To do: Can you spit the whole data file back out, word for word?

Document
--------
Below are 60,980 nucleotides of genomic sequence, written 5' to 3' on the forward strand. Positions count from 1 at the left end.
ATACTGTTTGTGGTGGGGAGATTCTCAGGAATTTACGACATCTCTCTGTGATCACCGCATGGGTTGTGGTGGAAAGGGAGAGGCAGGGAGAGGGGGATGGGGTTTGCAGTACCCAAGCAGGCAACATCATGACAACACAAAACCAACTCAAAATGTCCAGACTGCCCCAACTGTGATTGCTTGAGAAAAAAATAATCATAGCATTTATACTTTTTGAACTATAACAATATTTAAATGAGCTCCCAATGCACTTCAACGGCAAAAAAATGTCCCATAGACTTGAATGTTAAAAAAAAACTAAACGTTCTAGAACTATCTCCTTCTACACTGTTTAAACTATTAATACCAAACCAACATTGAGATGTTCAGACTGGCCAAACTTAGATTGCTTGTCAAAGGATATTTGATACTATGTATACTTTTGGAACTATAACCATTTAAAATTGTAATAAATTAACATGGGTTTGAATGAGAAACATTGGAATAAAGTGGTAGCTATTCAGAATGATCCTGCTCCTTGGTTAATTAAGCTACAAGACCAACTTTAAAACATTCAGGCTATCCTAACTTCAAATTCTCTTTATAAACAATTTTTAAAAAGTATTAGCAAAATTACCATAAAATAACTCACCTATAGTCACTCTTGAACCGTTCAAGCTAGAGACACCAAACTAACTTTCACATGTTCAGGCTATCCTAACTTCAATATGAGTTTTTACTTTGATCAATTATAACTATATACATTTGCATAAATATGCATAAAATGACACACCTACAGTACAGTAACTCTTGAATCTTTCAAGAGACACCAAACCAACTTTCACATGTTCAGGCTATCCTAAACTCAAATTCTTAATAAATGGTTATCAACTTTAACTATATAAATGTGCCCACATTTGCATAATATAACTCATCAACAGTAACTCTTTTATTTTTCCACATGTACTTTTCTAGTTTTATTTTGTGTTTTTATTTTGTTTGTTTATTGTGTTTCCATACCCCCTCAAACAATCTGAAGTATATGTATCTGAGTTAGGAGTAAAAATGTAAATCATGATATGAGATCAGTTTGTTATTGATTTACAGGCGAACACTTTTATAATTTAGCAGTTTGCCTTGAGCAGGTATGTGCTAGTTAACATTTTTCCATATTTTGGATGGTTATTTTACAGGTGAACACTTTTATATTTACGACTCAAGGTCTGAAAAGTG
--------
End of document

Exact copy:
Below are 60,980 nucleotides of genomic sequence, written 5' to 3' on the forward strand. Positions count from 1 at the left end.
ATACTGTTTGTGGTGGGGAGATTCTCAGGAATTTACGACATCTCTCTGTGATCACCGCATGGGTTGTGGTGGAAAGGGAGAGGCAGGGAGAGGGGGATGGGGTTTGCAGTACCCAAGCAGGCAACATCATGACAACACAAAACCAACTCAAAATGTCCAGACTGCCCCAACTGTGATTGCTTGAGAAAAAAATAATCATAGCATTTATACTTTTTGAACTATAACAATATTTAAATGAGCTCCCAATGCACTTCAACGGCAAAAAAATGTCCCATAGACTTGAATGTTAAAAAAAAACTAAACGTTCTAGAACTATCTCCTTCTACACTGTTTAAACTATTAATACCAAACCAACATTGAGATGTTCAGACTGGCCAAACTTAGATTGCTTGTCAAAGGATATTTGATACTATGTATACTTTTGGAACTATAACCATTTAAAATTGTAATAAATTAACATGGGTTTGAATGAGAAACATTGGAATAAAGTGGTAGCTATTCAGAATGATCCTGCTCCTTGGTTAATTAAGCTACAAGACCAACTTTAAAACATTCAGGCTATCCTAACTTCAAATTCTCTTTATAAACAATTTTTAAAAAGTATTAGCAAAATTACCATAAAATAACTCACCTATAGTCACTCTTGAACCGTTCAAGCTAGAGACACCAAACTAACTTTCACATGTTCAGGCTATCCTAACTTCAATATGAGTTTTTACTTTGATCAATTATAACTATATACATTTGCATAAATATGCATAAAATGACACACCTACAGTACAGTAACTCTTGAATCTTTCAAGAGACACCAAACCAACTTTCACATGTTCAGGCTATCCTAAACTCAAATTCTTAATAAATGGTTATCAACTTTAACTATATAAATGTGCCCACATTTGCATAATATAACTCATCAACAGTAACTCTTTTATTTTTCCACATGTACTTTTCTAGTTTTATTTTGTGTTTTTATTTTGTTTGTTTATTGTGTTTCCATACCCCCTCAAACAATCTGAAGTATATGTATCTGAGTTAGGAGTAAAAATGTAAATCATGATATGAGATCAGTTTGTTATTGATTTACAGGCGAACACTTTTATAATTTAGCAGTTTGCCTTGAGCAGGTATGTGCTAGTTAACATTTTTCCATATTTTGGATGGTTATTTTACAGGTGAACACTTTTATATTTACGACTCAAGGTCTGAAAAGTG